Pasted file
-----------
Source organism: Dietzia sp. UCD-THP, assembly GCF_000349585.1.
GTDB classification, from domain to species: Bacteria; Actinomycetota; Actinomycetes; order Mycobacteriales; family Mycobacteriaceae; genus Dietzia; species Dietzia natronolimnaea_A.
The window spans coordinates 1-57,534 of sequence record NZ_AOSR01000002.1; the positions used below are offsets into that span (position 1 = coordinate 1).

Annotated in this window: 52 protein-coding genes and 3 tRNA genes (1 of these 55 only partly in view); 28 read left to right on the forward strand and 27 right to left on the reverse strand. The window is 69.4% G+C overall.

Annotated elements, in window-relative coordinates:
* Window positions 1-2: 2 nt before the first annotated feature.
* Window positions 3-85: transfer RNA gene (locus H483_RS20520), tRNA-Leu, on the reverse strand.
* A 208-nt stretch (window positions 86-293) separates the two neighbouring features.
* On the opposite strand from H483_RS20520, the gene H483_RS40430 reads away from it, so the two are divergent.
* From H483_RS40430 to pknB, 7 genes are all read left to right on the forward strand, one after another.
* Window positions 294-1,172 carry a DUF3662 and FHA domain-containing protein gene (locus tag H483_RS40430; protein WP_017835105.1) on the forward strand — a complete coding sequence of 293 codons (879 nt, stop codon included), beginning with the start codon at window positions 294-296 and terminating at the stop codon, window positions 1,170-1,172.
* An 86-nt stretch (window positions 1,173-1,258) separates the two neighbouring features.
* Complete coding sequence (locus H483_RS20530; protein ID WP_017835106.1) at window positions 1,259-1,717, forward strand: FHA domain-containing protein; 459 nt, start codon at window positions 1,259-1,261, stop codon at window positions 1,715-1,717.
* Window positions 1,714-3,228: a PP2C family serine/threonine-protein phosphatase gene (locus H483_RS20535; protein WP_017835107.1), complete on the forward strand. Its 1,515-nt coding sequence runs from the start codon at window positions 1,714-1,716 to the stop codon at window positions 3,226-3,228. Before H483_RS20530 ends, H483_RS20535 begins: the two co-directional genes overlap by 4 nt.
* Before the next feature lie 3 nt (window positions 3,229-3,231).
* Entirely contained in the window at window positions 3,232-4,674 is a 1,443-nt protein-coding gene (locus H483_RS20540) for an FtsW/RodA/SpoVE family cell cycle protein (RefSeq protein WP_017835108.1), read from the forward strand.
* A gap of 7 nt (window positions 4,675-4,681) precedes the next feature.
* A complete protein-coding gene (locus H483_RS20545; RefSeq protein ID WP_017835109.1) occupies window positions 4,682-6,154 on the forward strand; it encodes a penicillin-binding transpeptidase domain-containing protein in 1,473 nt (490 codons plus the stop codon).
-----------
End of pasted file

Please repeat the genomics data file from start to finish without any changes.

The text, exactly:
Source organism: Dietzia sp. UCD-THP, assembly GCF_000349585.1.
GTDB classification, from domain to species: Bacteria; Actinomycetota; Actinomycetes; order Mycobacteriales; family Mycobacteriaceae; genus Dietzia; species Dietzia natronolimnaea_A.
The window spans coordinates 1-57,534 of sequence record NZ_AOSR01000002.1; the positions used below are offsets into that span (position 1 = coordinate 1).

Annotated in this window: 52 protein-coding genes and 3 tRNA genes (1 of these 55 only partly in view); 28 read left to right on the forward strand and 27 right to left on the reverse strand. The window is 69.4% G+C overall.

Annotated elements, in window-relative coordinates:
* Window positions 1-2: 2 nt before the first annotated feature.
* Window positions 3-85: transfer RNA gene (locus H483_RS20520), tRNA-Leu, on the reverse strand.
* A 208-nt stretch (window positions 86-293) separates the two neighbouring features.
* On the opposite strand from H483_RS20520, the gene H483_RS40430 reads away from it, so the two are divergent.
* From H483_RS40430 to pknB, 7 genes are all read left to right on the forward strand, one after another.
* Window positions 294-1,172 carry a DUF3662 and FHA domain-containing protein gene (locus tag H483_RS40430; protein WP_017835105.1) on the forward strand — a complete coding sequence of 293 codons (879 nt, stop codon included), beginning with the start codon at window positions 294-296 and terminating at the stop codon, window positions 1,170-1,172.
* An 86-nt stretch (window positions 1,173-1,258) separates the two neighbouring features.
* Complete coding sequence (locus H483_RS20530; protein ID WP_017835106.1) at window positions 1,259-1,717, forward strand: FHA domain-containing protein; 459 nt, start codon at window positions 1,259-1,261, stop codon at window positions 1,715-1,717.
* Window positions 1,714-3,228: a PP2C family serine/threonine-protein phosphatase gene (locus H483_RS20535; protein WP_017835107.1), complete on the forward strand. Its 1,515-nt coding sequence runs from the start codon at window positions 1,714-1,716 to the stop codon at window positions 3,226-3,228. Before H483_RS20530 ends, H483_RS20535 begins: the two co-directional genes overlap by 4 nt.
* Before the next feature lie 3 nt (window positions 3,229-3,231).
* Entirely contained in the window at window positions 3,232-4,674 is a 1,443-nt protein-coding gene (locus H483_RS20540) for an FtsW/RodA/SpoVE family cell cycle protein (RefSeq protein WP_017835108.1), read from the forward strand.
* A gap of 7 nt (window positions 4,675-4,681) precedes the next feature.
* A complete protein-coding gene (locus H483_RS20545; RefSeq protein ID WP_017835109.1) occupies window positions 4,682-6,154 on the forward strand; it encodes a penicillin-binding transpeptidase domain-containing protein in 1,473 nt (490 codons plus the stop codon).